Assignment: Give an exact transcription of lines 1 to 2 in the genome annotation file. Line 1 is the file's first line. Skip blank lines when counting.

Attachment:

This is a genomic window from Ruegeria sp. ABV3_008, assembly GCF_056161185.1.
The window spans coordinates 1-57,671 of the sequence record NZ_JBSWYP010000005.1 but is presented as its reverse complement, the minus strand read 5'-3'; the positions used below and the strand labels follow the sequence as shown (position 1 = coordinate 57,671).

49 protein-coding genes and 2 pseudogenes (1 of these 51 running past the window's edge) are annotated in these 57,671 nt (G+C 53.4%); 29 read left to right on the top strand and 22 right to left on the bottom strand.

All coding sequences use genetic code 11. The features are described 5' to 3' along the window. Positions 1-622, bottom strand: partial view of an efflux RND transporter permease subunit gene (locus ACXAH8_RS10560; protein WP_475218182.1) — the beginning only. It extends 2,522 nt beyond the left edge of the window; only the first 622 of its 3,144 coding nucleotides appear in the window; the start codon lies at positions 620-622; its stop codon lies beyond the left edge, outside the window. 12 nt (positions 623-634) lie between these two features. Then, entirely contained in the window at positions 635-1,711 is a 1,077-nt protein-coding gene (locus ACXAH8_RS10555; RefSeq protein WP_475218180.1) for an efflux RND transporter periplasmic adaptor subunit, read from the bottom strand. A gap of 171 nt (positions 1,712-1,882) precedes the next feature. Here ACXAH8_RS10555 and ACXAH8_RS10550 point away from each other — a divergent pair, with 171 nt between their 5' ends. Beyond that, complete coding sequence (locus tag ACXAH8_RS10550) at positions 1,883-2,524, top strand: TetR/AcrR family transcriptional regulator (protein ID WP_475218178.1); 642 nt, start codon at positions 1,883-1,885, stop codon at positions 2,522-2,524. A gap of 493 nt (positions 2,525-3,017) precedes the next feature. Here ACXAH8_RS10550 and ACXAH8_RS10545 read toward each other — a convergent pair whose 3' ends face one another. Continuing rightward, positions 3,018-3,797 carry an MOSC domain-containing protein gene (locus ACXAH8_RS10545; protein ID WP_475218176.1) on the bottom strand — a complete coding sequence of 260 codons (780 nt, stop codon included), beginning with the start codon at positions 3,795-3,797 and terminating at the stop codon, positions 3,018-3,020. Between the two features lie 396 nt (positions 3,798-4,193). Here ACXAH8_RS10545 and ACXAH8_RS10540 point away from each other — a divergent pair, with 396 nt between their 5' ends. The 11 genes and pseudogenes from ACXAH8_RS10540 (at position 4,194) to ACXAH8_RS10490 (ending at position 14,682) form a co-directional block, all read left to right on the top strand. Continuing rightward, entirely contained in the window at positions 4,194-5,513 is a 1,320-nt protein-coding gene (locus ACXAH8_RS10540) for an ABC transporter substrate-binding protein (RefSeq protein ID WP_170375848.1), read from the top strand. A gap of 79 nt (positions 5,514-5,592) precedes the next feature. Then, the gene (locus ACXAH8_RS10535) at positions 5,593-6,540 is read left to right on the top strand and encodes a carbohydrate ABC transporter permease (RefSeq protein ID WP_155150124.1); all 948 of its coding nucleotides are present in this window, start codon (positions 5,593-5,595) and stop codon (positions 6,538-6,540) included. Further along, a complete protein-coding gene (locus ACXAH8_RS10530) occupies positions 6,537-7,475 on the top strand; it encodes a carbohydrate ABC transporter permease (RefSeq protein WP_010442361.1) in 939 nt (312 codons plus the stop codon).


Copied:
This is a genomic window from Ruegeria sp. ABV3_008, assembly GCF_056161185.1.
The window spans coordinates 1-57,671 of the sequence record NZ_JBSWYP010000005.1 but is presented as its reverse complement, the minus strand read 5'-3'; the positions used below and the strand labels follow the sequence as shown (position 1 = coordinate 57,671).